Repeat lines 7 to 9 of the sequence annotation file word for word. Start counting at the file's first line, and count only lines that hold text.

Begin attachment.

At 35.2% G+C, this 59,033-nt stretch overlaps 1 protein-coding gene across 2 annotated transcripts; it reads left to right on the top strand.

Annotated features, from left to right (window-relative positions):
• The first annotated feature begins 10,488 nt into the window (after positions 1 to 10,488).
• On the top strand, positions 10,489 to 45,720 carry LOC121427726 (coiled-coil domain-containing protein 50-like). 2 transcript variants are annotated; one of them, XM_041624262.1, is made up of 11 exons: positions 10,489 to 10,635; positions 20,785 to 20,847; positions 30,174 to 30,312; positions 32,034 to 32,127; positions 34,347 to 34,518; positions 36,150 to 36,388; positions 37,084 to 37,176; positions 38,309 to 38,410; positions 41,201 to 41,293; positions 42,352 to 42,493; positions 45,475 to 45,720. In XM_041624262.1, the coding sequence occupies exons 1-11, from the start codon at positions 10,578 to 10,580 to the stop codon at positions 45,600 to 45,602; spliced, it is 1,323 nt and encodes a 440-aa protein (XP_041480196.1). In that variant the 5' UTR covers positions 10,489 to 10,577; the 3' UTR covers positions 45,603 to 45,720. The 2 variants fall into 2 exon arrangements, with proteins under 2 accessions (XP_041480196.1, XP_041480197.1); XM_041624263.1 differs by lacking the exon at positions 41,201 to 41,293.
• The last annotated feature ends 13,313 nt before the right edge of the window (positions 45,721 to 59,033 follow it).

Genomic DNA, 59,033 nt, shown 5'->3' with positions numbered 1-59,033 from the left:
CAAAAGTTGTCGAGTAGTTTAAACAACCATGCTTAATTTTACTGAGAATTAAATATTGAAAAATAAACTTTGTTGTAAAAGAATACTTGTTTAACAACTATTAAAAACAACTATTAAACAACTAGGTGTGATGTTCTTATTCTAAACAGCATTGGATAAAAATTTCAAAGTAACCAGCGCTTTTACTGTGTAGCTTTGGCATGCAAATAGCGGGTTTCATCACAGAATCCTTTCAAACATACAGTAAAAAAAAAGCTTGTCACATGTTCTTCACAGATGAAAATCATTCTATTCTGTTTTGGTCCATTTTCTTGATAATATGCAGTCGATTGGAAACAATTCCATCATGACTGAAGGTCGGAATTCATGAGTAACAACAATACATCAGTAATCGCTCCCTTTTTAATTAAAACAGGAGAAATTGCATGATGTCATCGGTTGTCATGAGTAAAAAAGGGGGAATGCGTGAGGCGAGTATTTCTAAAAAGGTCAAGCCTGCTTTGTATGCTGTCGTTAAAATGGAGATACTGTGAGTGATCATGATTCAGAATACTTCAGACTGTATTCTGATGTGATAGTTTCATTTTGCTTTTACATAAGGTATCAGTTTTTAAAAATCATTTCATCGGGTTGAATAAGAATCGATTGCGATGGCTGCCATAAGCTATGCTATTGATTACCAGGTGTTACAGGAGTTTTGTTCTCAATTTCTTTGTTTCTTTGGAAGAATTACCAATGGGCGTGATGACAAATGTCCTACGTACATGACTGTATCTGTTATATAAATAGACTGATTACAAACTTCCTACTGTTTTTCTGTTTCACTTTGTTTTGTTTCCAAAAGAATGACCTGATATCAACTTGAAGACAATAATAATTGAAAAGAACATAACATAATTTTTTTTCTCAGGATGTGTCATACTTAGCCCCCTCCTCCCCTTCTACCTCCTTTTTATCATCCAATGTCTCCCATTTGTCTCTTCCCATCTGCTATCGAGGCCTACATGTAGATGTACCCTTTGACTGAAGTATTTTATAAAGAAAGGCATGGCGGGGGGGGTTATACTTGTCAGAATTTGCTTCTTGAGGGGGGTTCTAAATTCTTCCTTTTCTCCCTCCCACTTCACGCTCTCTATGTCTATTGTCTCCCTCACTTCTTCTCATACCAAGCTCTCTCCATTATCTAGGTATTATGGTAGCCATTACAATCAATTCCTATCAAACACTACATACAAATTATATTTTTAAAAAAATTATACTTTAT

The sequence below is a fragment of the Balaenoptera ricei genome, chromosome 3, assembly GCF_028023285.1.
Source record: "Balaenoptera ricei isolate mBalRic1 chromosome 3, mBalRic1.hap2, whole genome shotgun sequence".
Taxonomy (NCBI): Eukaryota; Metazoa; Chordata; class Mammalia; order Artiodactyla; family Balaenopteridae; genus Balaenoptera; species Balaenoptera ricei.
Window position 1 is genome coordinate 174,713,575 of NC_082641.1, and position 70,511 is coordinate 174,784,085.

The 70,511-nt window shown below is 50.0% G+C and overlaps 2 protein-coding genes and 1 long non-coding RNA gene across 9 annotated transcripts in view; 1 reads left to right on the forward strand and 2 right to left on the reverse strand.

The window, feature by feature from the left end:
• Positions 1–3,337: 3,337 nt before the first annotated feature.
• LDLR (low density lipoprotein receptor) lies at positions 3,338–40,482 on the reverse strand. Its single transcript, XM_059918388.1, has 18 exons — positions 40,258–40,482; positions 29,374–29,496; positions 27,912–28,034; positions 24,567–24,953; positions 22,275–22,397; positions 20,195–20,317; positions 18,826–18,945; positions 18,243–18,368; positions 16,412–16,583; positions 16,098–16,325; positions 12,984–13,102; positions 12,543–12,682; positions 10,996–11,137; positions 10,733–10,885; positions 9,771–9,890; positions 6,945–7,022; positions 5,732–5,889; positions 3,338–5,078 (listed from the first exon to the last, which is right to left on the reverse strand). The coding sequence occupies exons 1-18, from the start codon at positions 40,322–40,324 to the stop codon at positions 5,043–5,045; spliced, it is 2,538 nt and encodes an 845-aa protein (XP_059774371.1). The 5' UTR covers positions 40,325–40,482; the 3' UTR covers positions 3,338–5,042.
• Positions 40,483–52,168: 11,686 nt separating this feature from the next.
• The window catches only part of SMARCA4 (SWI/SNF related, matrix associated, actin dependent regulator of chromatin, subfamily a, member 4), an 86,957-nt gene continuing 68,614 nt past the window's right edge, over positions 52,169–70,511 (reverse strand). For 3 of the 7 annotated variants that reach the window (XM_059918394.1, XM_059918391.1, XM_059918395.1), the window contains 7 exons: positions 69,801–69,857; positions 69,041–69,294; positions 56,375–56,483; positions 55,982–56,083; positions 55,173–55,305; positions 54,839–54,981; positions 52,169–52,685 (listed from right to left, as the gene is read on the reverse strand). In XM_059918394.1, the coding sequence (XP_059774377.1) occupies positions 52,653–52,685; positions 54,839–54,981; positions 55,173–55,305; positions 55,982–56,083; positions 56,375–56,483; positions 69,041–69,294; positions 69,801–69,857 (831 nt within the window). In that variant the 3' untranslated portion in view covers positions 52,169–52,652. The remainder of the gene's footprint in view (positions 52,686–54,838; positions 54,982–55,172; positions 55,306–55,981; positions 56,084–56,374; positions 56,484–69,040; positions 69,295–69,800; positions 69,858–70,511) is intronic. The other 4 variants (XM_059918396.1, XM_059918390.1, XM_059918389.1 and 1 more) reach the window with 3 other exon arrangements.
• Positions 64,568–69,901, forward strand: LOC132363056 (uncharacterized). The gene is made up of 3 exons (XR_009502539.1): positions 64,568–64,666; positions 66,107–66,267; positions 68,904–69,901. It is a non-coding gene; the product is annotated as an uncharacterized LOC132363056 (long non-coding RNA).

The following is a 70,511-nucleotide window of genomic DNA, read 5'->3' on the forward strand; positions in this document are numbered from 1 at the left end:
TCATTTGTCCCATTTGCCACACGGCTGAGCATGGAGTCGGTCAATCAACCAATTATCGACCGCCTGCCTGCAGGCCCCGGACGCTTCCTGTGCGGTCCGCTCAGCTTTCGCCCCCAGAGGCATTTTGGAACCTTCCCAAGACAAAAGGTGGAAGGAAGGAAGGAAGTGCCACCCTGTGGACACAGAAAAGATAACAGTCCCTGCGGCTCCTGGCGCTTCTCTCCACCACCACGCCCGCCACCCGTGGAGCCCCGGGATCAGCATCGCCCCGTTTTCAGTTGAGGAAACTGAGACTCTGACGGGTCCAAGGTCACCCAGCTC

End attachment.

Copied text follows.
CAAAAGTTGTCGAGTAGTTTAAACAACCATGCTTAATTTTACTGAGAATTAAATATTGAAAAATAAACTTTGTTGTAAAAGAATACTTGTTTAACAACTATTAAAAACAACTATTAAACAACTAGGTGTGATGTTCTTATTCTAAACAGCATTGGATAAAAATTTCAAAGTAACCAGCGCTTTTACTGTGTAGCTTTGGCATGCAAATAGCGGGTTTCATCACAGAATCCTTTCAAACATACAGTAAAAAAAAAGCTTGTCACATGTTCTTCACAGATGAAAATCATTCTATTCTGTTTTGGTCCATTTTCTTGATAATATGCAGTCGATTGGAAACAATTCCATCATGACTGAAGGTCGGAATTCATGAGTAACAACAATACATCAGTAATCGCTCCCTTTTTAATTAAAACAGGAGAAATTGCATGATGTCATCGGTTGTCATGAGTAAAAAAGGGGGAATGCGTGAGGCGAGTATTTCTAAAAAGGTCAAGCCTGCTTTGTATGCTGTCGTTAAAATGGAGATACTGTGAGTGATCATGATTCAGAATACTTCAGACTGTATTCTGATGTGATAGTTTCATTTTGCTTTTACATAAGGTATCAGTTTTTAAAAATCATTTCATCGGGTTGAATAAGAATCGATTGCGATGGCTGCCATAAGCTATGCTATTGATTACCAGGTGTTACAGGAGTTTTGTTCTCAATTTCTTTGTTTCTTTGGAAGAATTACCAATGGGCGTGATGACAAATGTCCTACGTACATGACTGTATCTGTTATATAAATAGACTGATTACAAACTTCCTACTGTTTTTCTGTTTCACTTTGTTTTGTTTCCAAAAGAATGACCTGATATCAACTTGAAGACAATAATAATTGAAAAGAACATAACATAATTTTTTTTCTCAGGATGTGTCATACTTAGCCCCCTCCTCCCCTTCTACCTCCTTTTTATCATCCAATGTCTCCCATTTGTCTCTTCCCATCTGCTATCGAGGCCTACATGTAGATGTACCCTTTGACTGAAGTATTTTATAAAGAAAGGCATGGCGGGGGGGGTTATACTTGTCAGAATTTGCTTCTTGAGGGGGGTTCTAAATTCTTCCTTTTCTCCCTCCCACTTCACGCTCTCTATGTCTATTGTCTCCCTCACTTCTTCTCATACCAAGCTCTCTCCATTATCTAGGTATTATGGTAGCCATTACAATCAATTCCTATCAAACACTACATACAAATTATATTTTTAAAAAAATTATACTTTAT

The sequence below is a fragment of the Balaenoptera ricei genome, chromosome 3, assembly GCF_028023285.1.
Source record: "Balaenoptera ricei isolate mBalRic1 chromosome 3, mBalRic1.hap2, whole genome shotgun sequence".